Linebacker Devon Kennard dabbled as a pass rusher his first four seasons in New York with the Giants before hitting free agency and signing with the Lions last offseason as an unrestricted free agent.
The Lions had a very specific role for Kennard in mind when targeting him in free agency, and his signing, along with that of fellow veteran Christian Jones, was an attempt by the Lions to get bigger, more physical and more versatile at the linebacker position for head coach Matt Patricia's defense.
That has continued into this offseason as Detroit drafted linebacker Jahlani Tavai in the second round.
Kennard produced a career-high 7.0 sacks in 2018, which was the most by a Lions linebacker since Michael Cofer had 10.0 in 1990.
"My focus is team oriented," he said. "I want to help the team win and whatever role they put me in, whatever they are asking me to do, I want to excel to the best of my ability. That's what I'm focused on."
"Obviously, if that means more sacks, I'm definitely welcome to that.
"It's kind of trying to take the next step and learn as we go back and install things trying to pick up on more of the defense. The little details that we might have missed last year (in the initial install), just trying to get better every day that way."
Kennard's been a mainstay on the Lions' first-team defensive front this spring. His ability to rush the passer and set the edge in the run game is a valuable skillset at the outside linebacker spot. He says he's much more comfortable in that role heading into year two, and he spent a lot of time this offseason on the pass-rushing part of his responsibilities to try and take that part of his game to the next level.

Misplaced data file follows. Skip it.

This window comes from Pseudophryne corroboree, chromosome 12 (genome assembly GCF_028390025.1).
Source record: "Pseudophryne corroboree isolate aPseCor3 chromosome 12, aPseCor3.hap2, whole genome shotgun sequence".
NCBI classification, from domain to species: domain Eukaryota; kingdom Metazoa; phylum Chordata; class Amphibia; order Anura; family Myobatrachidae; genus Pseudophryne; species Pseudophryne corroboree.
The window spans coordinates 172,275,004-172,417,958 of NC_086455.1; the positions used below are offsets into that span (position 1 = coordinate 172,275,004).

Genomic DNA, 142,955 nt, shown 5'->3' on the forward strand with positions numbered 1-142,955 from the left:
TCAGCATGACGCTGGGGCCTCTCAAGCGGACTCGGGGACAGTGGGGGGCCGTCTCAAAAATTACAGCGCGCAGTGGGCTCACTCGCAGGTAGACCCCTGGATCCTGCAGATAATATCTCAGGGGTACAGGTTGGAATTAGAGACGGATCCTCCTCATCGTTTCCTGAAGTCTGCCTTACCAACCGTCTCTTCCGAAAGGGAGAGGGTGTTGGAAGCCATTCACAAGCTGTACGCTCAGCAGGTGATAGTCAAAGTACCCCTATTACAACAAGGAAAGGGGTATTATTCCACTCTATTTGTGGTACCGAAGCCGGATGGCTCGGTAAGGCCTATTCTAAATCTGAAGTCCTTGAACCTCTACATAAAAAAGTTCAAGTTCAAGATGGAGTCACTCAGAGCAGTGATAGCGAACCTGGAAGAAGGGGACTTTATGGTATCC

His seven sacks ranked 33rd among the league's edge defenders last season and his 22 quarterback hurries were 47th, per Pro Football Focus Statistics.
He was, however, one of just eight linebackers last season to produce at least 45 tackles, 7.0 sacks and nine tackles for loss.
Kennard says a better understanding of the defense, his role in it, and the roles of the players around him, should allow him to better take advantage of his pass-rush opportunities.
He says this time of year is critical in that regard. This is the time where players can focus in on the playbook, their fundamentals and grow individually as players. There's some time for that in training camp, but oftentimes it gets overlooked by the competition element of camp, the install of schemes, and game planning. The players that take advantage of the time now to better themselves as individuals are typically the ones that hit the ground running come camp.
Kennard's a big believer in that. He's preached it to anyone who will listen, and it's been his focus since reporting for the offseason training program April 15.
He hopes the time he's put in this offseason, along with the work the defense has done getting into some of the nitty gritty aspects of Patricia's scheme, makes him a more productive player all around.
"I think smart football players do that," Kennard said of diving deep into the scheme this offseason. "You can kind of rest on your laurels and be like, 'Ah, I know the defense now.'
"But I think we're taking the initiative to be like, 'Alright, what's the next layer of things? How can we build from here?' It's a work in progress every day just trying to get better as a unit and individually."